In laying out rafters, it is very important to set off the length on the work line, as deviations from this rule will often lead to mistakes. The lines indicating the run and rise of a rafter are easily traced, but the work line for the length of a rafter is sometimes lost to sight, particularly in cutting jack rafters. The framer must never lose the work line in cutting a rafter; if he does, he is like a mariner at sea without a compass or a ship without a rudder. The work line is an important part in obtaining the lengths of rafters, as will be shown.

Fig. 105   Diagram Showing Importance of Work Line in Laying out Rafters.

Fig. 105 - Diagram Showing Importance of Work Line in Laying out Rafters.

In roofs which have a projection of the rafter for the cornice, the back of the rafter rises above the level of the plate whatever thickness may be allowed on the rafter for the support of the cornice. Referring to Fig. 105, A B represents the run of a common rafter, B C the rise, and A C the length and work line. Projections for the cornice must be added from the corner of the plate at A. Now suppose we square up from the corner of the plate at A to D, the back of the rafter, and measure the length to E the same as on the line A C. Now if we make the plumb cut at E, as shown by the dotted line, we find our rafter too short, as is plainly shown in the diagram.

Thus it will be seen that the work line is an essential point in laying out rafters.

We will now trace the work line in a jack rafter from the plate to the top bevel, as this is the place many mechanics are at a loss as to the proper point to which to measure.

Fig. 106.   Diagram Showing Work Line in a Jack Rafter.

Fig. 106. - Diagram Showing Work Line in a Jack Rafter.

Referring to Fig. 106, we can easily trace the work line and the lines forming the cut of the jack rafter. The work line is represented by A C, the plumb line or down bevel by D B', and is always the same as the down bevel of the common rafter. To find the bevel across the back of the rafter draw another plumb line the thickness of the rafter from the cutting line and measured square from it, as C E. Square across the back of the rafter to F ; connect F with D, and the lines to which to cut are F D B'. The proper point to which to measure on the line A C is from A to the scratch mark half way between the two plumb lines, this being the center of the rafter in thickness. In actual practice this little point need not be considered, and for convenience in measuring the length may be taken from A to C. So slight a deviation in the true length of a jack rafter does not cut any figure in framing or ever appear noticeable, from the fact that jack rafters can be moved forward or backward a little on the plate and hip and if they are all framed by the same rule will be of uniform distance apart.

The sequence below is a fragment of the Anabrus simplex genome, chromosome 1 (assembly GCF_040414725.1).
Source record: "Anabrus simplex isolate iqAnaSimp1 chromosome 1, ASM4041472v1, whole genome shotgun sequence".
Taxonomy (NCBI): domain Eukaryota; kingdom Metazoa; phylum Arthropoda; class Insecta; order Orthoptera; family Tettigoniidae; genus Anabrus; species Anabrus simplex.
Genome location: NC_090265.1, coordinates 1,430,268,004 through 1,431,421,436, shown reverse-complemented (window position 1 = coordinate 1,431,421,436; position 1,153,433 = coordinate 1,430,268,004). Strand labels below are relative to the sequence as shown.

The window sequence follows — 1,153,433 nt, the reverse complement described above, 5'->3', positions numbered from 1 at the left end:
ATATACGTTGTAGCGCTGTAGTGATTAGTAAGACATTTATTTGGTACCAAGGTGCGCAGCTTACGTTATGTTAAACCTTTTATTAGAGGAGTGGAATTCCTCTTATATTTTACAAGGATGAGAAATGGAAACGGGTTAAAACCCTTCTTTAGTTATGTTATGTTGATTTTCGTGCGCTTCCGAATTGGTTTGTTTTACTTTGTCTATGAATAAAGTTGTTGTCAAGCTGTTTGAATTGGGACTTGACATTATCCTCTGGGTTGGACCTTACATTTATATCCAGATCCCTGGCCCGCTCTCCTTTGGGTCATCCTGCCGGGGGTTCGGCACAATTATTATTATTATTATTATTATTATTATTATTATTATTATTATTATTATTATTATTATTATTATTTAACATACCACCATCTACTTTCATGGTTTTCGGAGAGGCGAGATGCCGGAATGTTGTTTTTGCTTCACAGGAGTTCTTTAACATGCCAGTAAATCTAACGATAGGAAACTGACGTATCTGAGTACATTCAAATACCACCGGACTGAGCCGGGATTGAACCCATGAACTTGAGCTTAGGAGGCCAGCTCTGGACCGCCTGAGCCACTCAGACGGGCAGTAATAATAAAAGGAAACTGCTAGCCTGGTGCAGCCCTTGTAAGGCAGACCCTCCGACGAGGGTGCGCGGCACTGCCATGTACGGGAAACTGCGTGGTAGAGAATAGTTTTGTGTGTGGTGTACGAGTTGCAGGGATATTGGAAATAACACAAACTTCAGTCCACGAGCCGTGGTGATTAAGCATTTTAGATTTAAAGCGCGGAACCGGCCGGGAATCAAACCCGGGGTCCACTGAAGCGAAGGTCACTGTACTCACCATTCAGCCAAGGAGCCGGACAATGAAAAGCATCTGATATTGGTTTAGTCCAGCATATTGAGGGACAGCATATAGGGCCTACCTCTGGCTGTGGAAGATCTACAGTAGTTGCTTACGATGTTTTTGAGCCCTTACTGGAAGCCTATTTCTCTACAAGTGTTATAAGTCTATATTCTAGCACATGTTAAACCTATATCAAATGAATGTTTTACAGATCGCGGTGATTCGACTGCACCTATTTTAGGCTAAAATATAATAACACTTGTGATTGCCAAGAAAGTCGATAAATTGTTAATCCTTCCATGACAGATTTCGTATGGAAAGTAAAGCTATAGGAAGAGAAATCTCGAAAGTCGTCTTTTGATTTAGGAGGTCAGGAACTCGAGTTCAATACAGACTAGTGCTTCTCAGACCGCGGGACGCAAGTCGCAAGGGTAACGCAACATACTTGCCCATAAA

We are instructed by some to deduct half the thickness of the hip or valley rafter in setting off the length of jacks. This is a point which may be disregarded, especially when hip and valley rafters are only 2 inches thick. It is evident that if we lay out a jack rafter setting off the length on the side which has the long corner of the bevel, it will be a little more than half the thickness of the rafter short when the bevel is cut.

Therefore, if jacks are cut according to the work line in Fig. 106, they will be near enough for all practical purposes in the usual order of building and without making any deduction in length for the thickness of hip and valley rafters. When roofs have a ridge pole deduct half its thickness from the length of the common rafter. Aside from this, it is seldom necessary to make any reduction in the lengths of rafters, as shown on the work lines in the plans.